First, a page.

In fact, if this description of the genre created by the sage offers a useful approach to both nineteenth- and twentieth-century writings — to, say, certain works of Carlyle and Mailer — then it has produced important results whether or not one can demonstrate specific lines of influence and inspiration. I would claim that a situation in which one could not find any evidence of such influence of Victorian upon modem authors would prove particularly interesting for an examination of this genre, since it would suggest that specific social, political, and literary situations generate specific kinds of writing — that similar contexts prompt the weaving of similar texts. Although I do not believe that such a situation obtains here, the origins of both ancient Greek and medieval European drama in religious ritual show that such a possibility is not as outlandish as it might at first seem.

Before continuing this examination of the sage's writings, I want to make clear another aspect of the approach adopted in the following pages. To describe the genre of the sage, I have chosen to concentrate upon examining those techniques that, when taken together, constitute this literary form. I have therefore not organized the individual chapters in this book around themes, authors, or individual works. Instead, each of the following chapters examines a single technique or group of closely related techniques and provides examples of them. Each chapter begins with instances drawn from the writings of the Victorian sages — and I include the American Thoreau under this rubric — and then offers additional ones taken from twentieth-century authors, particularly when these more recent authors modify or give their own coloring to the sage's techniques. With the exception of the first chapter, which concerns itself largely with the prophetic pattern that only the Victorian sages employ explicitly. each devotes approximately equal space to nineteenth- and twentieth-century examples.

Although such an attempt to define the genre created by the writings of the sages ultimately aids in interpreting individual works (since genre rules and genre recognition determine our rules of interpretation), the following pages do not concern themselves largely with interpreting entire works or even long passages from them. The passages cited serve chiefly as a means of setting forth a useful taxonomy of the techniques that define and limit this literary form. My approach will be to examine passages that exemplify one or more techniques of the sage in order to define those techniques, chart their contributions to the genre, and indicate their intended effects upon the audience. In making such descriptive analyses and analytical descriptions, one quickly encounters instances of what I take to be a central axiom "of literary form, one that applies with equal force to the individual work and to its interpretation — all facts in a work, all facets of a work, are multidetermined, and therefore no one explanation of any literary phenomenon suffices. In terms of this attempt to make an accurate description of the congeries of techniques that make up the genre of the sage, this axiom of multideterminateness suggests what indeed turns out to be the case; namely, that individual techniques simultaneously participate in various regions of our taxonomy: Individual techniques, such as the use of bravado interpretation or grotesque set pieces, frequently also function as a means of satire, defining language, or both. Few individual passages provide examples of only one technique or of a technique used singly.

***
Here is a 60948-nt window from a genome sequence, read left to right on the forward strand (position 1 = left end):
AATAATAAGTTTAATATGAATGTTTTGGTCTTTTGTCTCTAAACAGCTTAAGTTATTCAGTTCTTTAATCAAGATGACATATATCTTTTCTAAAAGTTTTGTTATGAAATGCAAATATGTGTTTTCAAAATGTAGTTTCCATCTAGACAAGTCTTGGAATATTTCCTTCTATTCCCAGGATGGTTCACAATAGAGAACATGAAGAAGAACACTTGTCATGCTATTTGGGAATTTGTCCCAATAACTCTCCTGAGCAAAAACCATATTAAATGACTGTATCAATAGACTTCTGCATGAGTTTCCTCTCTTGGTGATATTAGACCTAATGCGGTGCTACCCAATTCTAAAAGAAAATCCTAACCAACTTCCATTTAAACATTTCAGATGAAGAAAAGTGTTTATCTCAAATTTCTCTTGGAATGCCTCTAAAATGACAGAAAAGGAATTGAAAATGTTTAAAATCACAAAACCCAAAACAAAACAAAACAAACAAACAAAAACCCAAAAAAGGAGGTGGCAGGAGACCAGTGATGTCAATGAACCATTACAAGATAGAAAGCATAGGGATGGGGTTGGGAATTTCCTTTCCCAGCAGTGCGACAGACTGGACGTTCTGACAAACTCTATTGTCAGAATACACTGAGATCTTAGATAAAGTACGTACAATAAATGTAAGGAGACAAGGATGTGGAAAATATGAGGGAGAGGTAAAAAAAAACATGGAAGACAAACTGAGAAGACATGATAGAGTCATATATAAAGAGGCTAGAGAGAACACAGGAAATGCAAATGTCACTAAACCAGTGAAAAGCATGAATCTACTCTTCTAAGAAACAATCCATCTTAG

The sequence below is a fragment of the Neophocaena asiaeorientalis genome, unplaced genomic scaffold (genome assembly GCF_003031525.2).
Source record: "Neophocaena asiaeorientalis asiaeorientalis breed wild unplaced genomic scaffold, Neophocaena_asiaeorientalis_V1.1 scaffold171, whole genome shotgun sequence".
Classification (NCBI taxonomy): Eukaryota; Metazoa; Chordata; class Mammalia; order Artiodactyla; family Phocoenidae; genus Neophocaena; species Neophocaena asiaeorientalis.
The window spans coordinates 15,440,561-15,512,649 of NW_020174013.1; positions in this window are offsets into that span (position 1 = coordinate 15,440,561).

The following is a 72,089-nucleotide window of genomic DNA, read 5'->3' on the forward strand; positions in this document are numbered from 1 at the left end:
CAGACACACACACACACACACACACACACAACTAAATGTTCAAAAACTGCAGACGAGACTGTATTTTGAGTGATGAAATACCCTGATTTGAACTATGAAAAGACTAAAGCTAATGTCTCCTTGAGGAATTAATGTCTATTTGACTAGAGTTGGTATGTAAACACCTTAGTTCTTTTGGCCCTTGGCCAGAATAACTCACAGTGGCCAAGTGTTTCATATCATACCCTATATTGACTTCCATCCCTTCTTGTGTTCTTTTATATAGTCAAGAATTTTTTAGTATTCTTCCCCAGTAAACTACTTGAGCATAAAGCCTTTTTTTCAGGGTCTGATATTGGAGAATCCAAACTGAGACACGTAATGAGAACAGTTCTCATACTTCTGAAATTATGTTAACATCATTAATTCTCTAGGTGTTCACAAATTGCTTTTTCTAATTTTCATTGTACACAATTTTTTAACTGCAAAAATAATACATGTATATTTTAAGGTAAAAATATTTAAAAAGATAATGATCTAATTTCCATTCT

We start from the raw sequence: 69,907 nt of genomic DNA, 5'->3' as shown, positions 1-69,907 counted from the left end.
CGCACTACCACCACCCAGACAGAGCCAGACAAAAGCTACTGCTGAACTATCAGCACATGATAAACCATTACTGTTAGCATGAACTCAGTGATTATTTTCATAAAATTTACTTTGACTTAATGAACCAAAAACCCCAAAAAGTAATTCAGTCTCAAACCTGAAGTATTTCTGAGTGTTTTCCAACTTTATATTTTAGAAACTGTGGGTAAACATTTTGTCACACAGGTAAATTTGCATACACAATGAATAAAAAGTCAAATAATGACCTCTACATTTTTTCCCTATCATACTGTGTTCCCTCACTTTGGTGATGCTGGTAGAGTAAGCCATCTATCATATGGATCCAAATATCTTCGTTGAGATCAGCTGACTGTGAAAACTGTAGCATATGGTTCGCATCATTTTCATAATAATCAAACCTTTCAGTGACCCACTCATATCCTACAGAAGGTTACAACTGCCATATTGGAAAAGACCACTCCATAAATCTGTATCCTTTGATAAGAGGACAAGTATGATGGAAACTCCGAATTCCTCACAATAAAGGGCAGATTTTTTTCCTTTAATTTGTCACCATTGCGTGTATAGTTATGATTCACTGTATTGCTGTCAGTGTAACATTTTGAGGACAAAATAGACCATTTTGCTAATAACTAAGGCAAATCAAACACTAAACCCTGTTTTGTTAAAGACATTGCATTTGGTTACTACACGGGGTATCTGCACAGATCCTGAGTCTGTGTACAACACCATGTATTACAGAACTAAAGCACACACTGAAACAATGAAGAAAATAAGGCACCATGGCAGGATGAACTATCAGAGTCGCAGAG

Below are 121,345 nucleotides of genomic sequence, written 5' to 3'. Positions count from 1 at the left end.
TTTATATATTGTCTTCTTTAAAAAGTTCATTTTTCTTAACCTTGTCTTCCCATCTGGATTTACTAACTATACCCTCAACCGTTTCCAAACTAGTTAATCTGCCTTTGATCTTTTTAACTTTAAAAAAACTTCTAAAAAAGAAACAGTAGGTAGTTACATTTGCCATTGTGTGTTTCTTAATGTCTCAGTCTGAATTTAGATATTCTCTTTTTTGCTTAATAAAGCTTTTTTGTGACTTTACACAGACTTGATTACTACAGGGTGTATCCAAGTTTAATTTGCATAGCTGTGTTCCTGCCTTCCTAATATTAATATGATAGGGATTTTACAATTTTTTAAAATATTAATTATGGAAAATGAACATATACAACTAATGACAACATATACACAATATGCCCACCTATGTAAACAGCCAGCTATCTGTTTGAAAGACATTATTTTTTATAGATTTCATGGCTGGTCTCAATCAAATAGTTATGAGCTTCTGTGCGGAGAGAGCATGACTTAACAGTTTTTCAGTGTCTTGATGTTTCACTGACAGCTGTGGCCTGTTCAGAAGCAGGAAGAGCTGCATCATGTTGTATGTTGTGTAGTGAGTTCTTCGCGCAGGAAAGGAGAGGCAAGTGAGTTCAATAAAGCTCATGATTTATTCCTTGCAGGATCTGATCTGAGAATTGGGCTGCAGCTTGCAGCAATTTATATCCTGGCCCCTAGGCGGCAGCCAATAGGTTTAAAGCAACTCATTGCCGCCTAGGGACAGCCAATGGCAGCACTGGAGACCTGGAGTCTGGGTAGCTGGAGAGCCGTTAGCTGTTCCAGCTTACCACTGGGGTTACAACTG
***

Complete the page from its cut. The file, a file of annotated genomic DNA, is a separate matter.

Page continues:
At the same time that the following chapters thus set out to describe the individual techniques that together comprise the writings of the sage, they also point to the roots of such techniques, and hence of the genre, in other often extraliterary genres (or ones that readers today tend to consider extraliterary, such as sermons, biblical commentaries, and the Bible itself). Although individual techniques rarely remain completely unmodified when they appear in the writings of the sage, the roots often appear quite easy to perceive, and this fact suggests two important points. First, it is the combination of these literary and rhetorical strategies that constitute this genre rather than any particular one of them; and second, each of these techniques has roots in another genre or genres. In other words, each technique provides a necessary and sufficient — but by no means unique — "cause" of this genre. For example, ethos, the appeal to credibility, provides what I take to be the one essential technique, one that is the result or effect of all the other techniques of the sage working in combination, but it is by no means unique to the writings of Carlyle and the other creators of this form, as indeed its very name, taken from the old manuals of rhetoric, indicates. Nonetheless, as we shall observe, ethos in the writings of the sage differs from that in other literary forms, if only because it becomes the major effect and not merely a subsidiary or contributing one.

As the reader will gather from the preceding descriptions of method, I do not intend this study of the sage to be encyclopedic, and I have omitted from discussion many obvious examples of Victorian and modern sage-writings. Similarly, although it is possible that works of writers outside the Anglo-American tradition, such as Friedrich Nietzsche, Miguel de Unamuno, and E. M. Cioran, have much in common with this genre, I have chosen to concentrate upon its English and American inventors and some major instances of twentieth-century practitioners of the form. By surveying the techniques that characterize this genre, I hope to clarify the implicit rules for reading it. If we can ascertain the proper way to read the writings of the sages — the way, that is, the works themselves indicate we shall also attain to a better understanding of individual instances of the genre, its relation to other literary forms, and the history and development of nonfictional prose.

Last modified 14 July 2008